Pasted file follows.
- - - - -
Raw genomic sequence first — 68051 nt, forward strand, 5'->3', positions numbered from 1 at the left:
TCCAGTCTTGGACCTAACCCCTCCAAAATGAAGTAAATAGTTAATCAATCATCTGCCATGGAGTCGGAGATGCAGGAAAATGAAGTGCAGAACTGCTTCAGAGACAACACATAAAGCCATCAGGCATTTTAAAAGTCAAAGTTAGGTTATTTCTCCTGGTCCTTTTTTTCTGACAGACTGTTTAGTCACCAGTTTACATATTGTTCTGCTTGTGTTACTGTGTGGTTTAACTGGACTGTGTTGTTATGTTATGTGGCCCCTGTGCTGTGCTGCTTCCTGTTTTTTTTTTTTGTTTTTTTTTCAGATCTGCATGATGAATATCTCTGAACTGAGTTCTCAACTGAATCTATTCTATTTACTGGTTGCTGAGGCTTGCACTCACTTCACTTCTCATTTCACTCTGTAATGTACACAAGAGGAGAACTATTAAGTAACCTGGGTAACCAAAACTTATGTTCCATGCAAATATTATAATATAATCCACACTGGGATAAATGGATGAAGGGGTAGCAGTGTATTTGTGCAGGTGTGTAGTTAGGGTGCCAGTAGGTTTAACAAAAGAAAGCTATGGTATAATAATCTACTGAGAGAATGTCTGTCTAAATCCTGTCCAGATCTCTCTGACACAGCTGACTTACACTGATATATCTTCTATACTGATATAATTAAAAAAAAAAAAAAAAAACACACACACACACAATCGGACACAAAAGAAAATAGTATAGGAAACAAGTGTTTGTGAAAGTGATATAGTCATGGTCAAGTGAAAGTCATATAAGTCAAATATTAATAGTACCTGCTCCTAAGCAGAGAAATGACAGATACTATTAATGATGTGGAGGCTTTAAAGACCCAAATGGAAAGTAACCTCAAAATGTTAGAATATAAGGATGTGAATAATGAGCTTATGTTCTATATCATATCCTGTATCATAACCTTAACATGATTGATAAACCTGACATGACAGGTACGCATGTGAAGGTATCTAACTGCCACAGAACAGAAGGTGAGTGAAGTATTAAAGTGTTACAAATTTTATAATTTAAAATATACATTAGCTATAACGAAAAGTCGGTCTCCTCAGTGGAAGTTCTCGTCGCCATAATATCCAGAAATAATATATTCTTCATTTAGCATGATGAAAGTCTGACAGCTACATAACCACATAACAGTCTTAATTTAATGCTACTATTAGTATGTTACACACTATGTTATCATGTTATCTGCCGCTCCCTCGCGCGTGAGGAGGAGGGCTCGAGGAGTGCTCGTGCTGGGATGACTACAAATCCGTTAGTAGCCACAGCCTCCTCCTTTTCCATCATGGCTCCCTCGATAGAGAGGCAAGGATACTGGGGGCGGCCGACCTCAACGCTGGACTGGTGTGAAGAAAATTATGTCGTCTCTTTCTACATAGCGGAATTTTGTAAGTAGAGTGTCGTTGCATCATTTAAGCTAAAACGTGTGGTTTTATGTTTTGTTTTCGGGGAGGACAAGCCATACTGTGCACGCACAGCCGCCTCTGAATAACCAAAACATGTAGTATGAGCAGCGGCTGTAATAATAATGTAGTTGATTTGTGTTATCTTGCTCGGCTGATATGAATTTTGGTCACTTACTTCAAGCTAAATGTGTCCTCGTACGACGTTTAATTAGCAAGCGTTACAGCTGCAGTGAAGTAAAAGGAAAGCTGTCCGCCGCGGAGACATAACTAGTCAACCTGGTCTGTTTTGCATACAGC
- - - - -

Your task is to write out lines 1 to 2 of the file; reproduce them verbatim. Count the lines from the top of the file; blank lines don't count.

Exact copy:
Raw genomic sequence first — 68051 nt, forward strand, 5'->3', positions numbered from 1 at the left:
TCCAGTCTTGGACCTAACCCCTCCAAAATGAAGTAAATAGTTAATCAATCATCTGCCATGGAGTCGGAGATGCAGGAAAATGAAGTGCAGAACTGCTTCAGAGACAACACATAAAGCCATCAGGCATTTTAAAAGTCAAAGTTAGGTTATTTCTCCTGGTCCTTTTTTTCTGACAGACTGTTTAGTCACCAGTTTACATATTGTTCTGCTTGTGTTACTGTGTGGTTTAACTGGACTGTGTTGTTATGTTATGTGGCCCCTGTGCTGTGCTGCTTCCTGTTTTTTTTTTTTGTTTTTTTTTCAGATCTGCATGATGAATATCTCTGAACTGAGTTCTCAACTGAATCTATTCTATTTACTGGTTGCTGAGGCTTGCACTCACTTCACTTCTCATTTCACTCTGTAATGTACACAAGAGGAGAACTATTAAGTAACCTGGGTAACCAAAACTTATGTTCCATGCAAATATTATAATATAATCCACACTGGGATAAATGGATGAAGGGGTAGCAGTGTATTTGTGCAGGTGTGTAGTTAGGGTGCCAGTAGGTTTAACAAAAGAAAGCTATGGTATAATAATCTACTGAGAGAATGTCTGTCTAAATCCTGTCCAGATCTCTCTGACACAGCTGACTTACACTGATATATCTTCTATACTGATATAATTAAAAAAAAAAAAAAAAAACACACACACACACAATCGGACACAAAAGAAAATAGTATAGGAAACAAGTGTTTGTGAAAGTGATATAGTCATGGTCAAGTGAAAGTCATATAAGTCAAATATTAATAGTACCTGCTCCTAAGCAGAGAAATGACAGATACTATTAATGATGTGGAGGCTTTAAAGACCCAAATGGAAAGTAACCTCAAAATGTTAGAATATAAGGATGTGAATAATGAGCTTATGTTCTATATCATATCCTGTATCATAACCTTAACATGATTGATAAACCTGACATGACAGGTACGCATGTGAAGGTATCTAACTGCCACAGAACAGAAGGTGAGTGAAGTATTAAAGTGTTACAAATTTTATAATTTAAAATATACATTAGCTATAACGAAAAGTCGGTCTCCTCAGTGGAAGTTCTCGTCGCCATAATATCCAGAAATAATATATTCTTCATTTAGCATGATGAAAGTCTGACAGCTACATAACCACATAACAGTCTTAATTTAATGCTACTATTAGTATGTTACACACTATGTTATCATGTTATCTGCCGCTCCCTCGCGCGTGAGGAGGAGGGCTCGAGGAGTGCTCGTGCTGGGATGACTACAAATCCGTTAGTAGCCACAGCCTCCTCCTTTTCCATCATGGCTCCCTCGATAGAGAGGCAAGGATACTGGGGGCGGCCGACCTCAACGCTGGACTGGTGTGAAGAAAATTATGTCGTCTCTTTCTACATAGCGGAATTTTGTAAGTAGAGTGTCGTTGCATCATTTAAGCTAAAACGTGTGGTTTTATGTTTTGTTTTCGGGGAGGACAAGCCATACTGTGCACGCACAGCCGCCTCTGAATAACCAAAACATGTAGTATGAGCAGCGGCTGTAATAATAATGTAGTTGATTTGTGTTATCTTGCTCGGCTGATATGAATTTTGGTCACTTACTTCAAGCTAAATGTGTCCTCGTACGACGTTTAATTAGCAAGCGTTACAGCTGCAGTGAAGTAAAAGGAAAGCTGTCCGCCGCGGAGACATAACTAGTCAACCTGGTCTGTTTTGCATACAGC